• Mrice says:

      Could one of you elaborate on what was wrong with it? I never played the port.

      • N'Al says:

        For one, it made you choose a class right at the start of the game, which made character advancement far less free-form than in the PC version – no possibility to choose skills from the ‘other’ classes, so no way of having cross-class characters. They still left all the weapons and equipment for the other classes in the game, though, but since you weren’t allowed to use them they were no more than dead weight.

        In return, they included utterly pointless collectibles and two new brief levels – one, right at the start of the game, was decent enough, but another, halfway through, was completely out of place and shit.

        I’m sure there’s more I’m not remembering, but those were the worst examples.

        • jj2112 says:

          Not to mention how clunky and unispired the whole thing felt (I tried to play as a mage and those fireballs were laughable). I played the first level of the PC version and it looked better, maybe I’ll try to complete the game someday.

  4. heretic says:

    I had a crush on the devil lady.

  5. termit says:

    Ah, the adventures of Sir Kicksalot in the land of spikes and tight ledges and stairs and icy ground and fiery fires and flimsy guardraill. Good times indeed, thanks for reminding me of it!
    I almost feel tempted to install it again and play it as a warrior instead of the mage I used on my playthrough (btw, this is one of the few games that actually makes mages pretty badass in melee, too! a combo of the shield spell and a heavy staff: bashing heads and taking no damage ftw!)

  6. vorador says:

    Now that you mention it you can see the seed that grew into Dishonored. The ability of using the environment, traps and abilities to bait the enemy and send them to their death.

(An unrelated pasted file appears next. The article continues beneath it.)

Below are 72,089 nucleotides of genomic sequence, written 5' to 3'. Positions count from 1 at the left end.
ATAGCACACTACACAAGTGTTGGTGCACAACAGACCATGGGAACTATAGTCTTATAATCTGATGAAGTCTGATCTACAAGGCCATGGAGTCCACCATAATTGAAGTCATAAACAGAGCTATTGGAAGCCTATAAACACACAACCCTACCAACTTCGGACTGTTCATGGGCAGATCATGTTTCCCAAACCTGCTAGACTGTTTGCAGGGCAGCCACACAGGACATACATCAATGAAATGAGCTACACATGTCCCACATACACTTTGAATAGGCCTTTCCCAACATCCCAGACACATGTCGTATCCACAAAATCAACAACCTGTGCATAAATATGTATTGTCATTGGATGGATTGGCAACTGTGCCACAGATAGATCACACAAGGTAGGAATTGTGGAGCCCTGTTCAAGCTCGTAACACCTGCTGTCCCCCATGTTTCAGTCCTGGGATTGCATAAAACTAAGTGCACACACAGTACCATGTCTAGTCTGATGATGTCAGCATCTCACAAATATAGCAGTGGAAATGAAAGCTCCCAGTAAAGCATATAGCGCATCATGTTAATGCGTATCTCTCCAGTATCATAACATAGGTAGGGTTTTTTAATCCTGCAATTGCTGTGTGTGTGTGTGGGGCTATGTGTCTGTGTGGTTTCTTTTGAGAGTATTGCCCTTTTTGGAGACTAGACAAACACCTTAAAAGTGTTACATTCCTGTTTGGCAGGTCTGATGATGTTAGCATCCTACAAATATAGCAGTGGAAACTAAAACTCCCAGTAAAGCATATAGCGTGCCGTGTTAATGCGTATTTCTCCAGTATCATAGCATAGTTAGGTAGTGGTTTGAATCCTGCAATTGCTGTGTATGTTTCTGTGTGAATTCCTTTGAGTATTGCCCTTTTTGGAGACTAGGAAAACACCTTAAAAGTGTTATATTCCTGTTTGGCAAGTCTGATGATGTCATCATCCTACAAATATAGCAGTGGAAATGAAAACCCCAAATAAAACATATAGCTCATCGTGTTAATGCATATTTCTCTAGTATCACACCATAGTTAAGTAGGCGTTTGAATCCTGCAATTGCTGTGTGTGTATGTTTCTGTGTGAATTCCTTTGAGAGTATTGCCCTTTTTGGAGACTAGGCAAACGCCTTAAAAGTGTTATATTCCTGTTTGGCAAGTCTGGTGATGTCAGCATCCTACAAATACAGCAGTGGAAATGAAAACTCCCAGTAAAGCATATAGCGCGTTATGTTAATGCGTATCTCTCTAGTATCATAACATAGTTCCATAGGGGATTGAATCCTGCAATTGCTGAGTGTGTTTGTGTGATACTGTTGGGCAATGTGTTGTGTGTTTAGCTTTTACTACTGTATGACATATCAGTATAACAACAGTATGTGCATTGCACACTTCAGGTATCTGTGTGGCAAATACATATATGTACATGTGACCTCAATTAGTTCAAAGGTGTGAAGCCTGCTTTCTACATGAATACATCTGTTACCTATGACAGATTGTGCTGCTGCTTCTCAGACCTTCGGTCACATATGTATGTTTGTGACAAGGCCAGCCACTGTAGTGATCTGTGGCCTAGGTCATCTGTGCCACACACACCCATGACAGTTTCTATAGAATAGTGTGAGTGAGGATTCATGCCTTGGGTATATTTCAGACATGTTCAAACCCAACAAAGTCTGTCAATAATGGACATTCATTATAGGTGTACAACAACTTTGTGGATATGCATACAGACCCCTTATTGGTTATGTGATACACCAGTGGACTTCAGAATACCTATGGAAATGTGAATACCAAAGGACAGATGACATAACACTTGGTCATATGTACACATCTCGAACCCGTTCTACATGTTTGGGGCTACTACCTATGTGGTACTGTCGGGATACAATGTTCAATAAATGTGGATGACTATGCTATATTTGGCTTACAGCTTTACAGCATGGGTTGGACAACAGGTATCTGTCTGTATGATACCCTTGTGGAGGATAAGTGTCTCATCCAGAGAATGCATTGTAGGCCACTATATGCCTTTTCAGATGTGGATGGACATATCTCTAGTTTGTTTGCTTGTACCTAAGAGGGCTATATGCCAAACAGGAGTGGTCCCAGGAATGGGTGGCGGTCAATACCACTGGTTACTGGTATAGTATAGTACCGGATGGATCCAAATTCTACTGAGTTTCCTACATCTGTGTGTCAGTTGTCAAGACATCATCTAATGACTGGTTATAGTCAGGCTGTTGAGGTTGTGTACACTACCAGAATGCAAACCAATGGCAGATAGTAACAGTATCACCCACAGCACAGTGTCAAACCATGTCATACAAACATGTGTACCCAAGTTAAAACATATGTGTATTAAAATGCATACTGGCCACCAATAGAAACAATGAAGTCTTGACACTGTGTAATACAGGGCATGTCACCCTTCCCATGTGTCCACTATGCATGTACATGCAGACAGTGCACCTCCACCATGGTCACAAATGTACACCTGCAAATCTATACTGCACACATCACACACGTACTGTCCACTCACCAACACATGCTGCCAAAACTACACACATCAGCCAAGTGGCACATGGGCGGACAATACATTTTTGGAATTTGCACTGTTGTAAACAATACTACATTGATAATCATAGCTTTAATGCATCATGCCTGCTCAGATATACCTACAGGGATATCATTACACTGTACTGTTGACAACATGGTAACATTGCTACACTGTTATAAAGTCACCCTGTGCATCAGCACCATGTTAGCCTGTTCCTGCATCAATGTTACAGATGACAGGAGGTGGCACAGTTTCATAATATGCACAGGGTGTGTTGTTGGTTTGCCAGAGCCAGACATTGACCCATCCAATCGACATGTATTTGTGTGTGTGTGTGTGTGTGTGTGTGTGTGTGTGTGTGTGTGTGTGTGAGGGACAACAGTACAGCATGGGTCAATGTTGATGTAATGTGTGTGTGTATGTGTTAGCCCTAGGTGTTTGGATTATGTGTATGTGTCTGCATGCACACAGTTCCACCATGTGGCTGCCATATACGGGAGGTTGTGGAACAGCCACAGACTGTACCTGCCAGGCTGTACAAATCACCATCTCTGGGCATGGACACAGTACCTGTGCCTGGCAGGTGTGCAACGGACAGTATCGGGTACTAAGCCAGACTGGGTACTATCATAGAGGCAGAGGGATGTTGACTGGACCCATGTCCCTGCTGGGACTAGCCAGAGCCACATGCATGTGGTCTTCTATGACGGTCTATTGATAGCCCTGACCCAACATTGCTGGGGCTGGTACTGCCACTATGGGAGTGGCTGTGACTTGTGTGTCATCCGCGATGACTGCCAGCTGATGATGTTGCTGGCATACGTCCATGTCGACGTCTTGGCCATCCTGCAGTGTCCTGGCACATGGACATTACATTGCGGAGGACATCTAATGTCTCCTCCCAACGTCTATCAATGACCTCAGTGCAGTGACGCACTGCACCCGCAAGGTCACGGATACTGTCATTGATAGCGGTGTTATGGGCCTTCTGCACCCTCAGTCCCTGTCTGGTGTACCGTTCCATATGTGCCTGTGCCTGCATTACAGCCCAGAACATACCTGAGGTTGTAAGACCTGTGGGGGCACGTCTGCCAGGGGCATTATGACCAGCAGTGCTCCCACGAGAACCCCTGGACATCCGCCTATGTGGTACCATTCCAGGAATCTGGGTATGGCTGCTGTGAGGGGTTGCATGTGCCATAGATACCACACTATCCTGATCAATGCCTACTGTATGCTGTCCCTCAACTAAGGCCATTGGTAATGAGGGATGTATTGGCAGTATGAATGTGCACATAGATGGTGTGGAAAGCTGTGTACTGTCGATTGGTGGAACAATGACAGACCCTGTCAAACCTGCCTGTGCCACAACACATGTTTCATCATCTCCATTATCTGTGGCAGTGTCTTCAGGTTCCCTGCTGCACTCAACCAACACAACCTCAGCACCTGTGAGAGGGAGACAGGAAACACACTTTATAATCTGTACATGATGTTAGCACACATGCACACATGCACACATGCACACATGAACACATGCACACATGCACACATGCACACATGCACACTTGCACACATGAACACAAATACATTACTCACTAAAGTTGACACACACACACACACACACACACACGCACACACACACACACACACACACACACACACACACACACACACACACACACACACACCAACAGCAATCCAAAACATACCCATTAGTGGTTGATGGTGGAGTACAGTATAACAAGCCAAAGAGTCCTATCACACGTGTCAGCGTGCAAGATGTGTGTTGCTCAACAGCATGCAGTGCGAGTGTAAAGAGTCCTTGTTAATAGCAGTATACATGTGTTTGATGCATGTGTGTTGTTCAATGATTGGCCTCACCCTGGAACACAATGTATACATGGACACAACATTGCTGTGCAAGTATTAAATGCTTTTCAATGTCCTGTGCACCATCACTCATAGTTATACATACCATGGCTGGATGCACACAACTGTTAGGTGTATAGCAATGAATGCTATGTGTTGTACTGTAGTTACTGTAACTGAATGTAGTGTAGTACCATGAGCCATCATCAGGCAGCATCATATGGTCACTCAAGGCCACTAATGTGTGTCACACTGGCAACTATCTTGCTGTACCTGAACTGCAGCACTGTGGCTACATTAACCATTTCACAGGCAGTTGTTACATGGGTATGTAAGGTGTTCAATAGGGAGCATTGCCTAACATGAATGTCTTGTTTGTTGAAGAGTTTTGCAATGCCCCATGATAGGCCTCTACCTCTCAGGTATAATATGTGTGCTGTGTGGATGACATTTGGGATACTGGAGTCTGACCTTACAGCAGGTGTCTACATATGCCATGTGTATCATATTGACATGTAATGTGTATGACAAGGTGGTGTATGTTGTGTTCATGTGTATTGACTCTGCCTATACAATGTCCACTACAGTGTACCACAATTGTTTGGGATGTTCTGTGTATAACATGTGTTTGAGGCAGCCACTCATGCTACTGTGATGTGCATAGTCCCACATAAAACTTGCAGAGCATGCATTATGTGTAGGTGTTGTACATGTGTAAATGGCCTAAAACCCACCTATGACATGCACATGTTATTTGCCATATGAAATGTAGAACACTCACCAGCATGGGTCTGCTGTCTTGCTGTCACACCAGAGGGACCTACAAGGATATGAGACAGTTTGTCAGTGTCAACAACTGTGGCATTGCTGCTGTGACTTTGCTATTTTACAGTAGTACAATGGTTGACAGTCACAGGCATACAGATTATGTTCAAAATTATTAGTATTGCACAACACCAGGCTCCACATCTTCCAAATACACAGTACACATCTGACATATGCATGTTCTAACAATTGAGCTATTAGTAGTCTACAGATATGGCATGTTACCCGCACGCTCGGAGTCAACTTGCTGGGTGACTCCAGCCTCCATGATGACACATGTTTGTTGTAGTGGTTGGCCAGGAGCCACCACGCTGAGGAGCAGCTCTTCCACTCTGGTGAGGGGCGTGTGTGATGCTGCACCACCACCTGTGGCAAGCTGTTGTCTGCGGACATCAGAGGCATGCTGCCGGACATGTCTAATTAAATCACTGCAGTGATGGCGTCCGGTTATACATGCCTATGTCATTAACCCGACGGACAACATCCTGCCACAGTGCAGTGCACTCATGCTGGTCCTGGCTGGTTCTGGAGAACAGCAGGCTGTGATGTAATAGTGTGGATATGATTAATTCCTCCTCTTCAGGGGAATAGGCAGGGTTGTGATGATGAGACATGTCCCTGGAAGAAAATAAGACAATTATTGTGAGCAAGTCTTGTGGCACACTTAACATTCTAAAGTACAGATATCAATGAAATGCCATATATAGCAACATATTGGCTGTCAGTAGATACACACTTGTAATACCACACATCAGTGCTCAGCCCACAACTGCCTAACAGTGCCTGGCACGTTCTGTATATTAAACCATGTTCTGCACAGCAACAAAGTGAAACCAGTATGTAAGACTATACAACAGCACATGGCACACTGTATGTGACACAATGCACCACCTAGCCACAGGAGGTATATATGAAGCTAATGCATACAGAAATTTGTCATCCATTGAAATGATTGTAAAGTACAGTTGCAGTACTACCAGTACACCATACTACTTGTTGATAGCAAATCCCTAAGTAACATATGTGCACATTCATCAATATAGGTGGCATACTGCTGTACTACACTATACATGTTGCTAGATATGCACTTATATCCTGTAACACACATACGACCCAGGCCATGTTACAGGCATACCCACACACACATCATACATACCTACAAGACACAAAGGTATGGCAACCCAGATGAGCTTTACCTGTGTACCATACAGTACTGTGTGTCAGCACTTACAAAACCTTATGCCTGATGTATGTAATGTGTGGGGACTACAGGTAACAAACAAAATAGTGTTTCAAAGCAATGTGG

I had fun kicking orcs over cliffs to their deaths, but i got bored of the asinine history and never finished it.

  7. Premium User Badge

    subdog says:

    The vampire knights near the end of the game are still the high water mark for the best first-person melee fighting ever in a video game.

    • Kaeoschassis says:

      They were so good. And in clever ways, too – like the fact that they are COMPLETELY 100% silent until they actually engage you, meaning they can easily sneak up on you if you aren’t paying attention. Or the way they’re far better at figuring out where you are if you kill one of their friends than most enemies. Made playing a stealth build… interesting.

      On which note, actually – I sometimes read that people feel the game doesn’t work equally well for different ‘classes’, that the warrior is the only fun way to play or whatever. Bull. I’ve played through it… I don’t know, maybe six full times? Maybe more (I did not own all that many full games at the time, and boy did I get my money’s worth). I’ve played pure melee build, pure ranged build, pure stealth build, pure magic build and a couple that were just thrown together from whatever sounded fun. Every character archetype has a ton of cool toys to play with, the levels are well built to allow for different approaches, the stealth is GOOD, magic feels, as others have pointed out, really badass. Not everyone is going to enjoy playing every way, like I did, but whatever type of character you enjoy playing (within the confines of the game’s “kill most of the things” style, at least), the game will cater to you.

      Honestly I’m a little sad to realise that Dark Messiah is ten years old and still hasn’t been bettered in some ways. Maybe I should go play it again…

      • Det. Bullock says:

        Me too, I find utter bollocks that some people say that only the warrior is viable in this game, I completed the game the first time *as a mage* and a pure one at that (which means that you can only use your staff against the orc chief, more difficult but doable), later I did the other classes, pure stealth thief and pure warrior, and then tried various hybrids like archer mage (bow for attacks, magic for healing and protection) and stuff like that and never had a problem.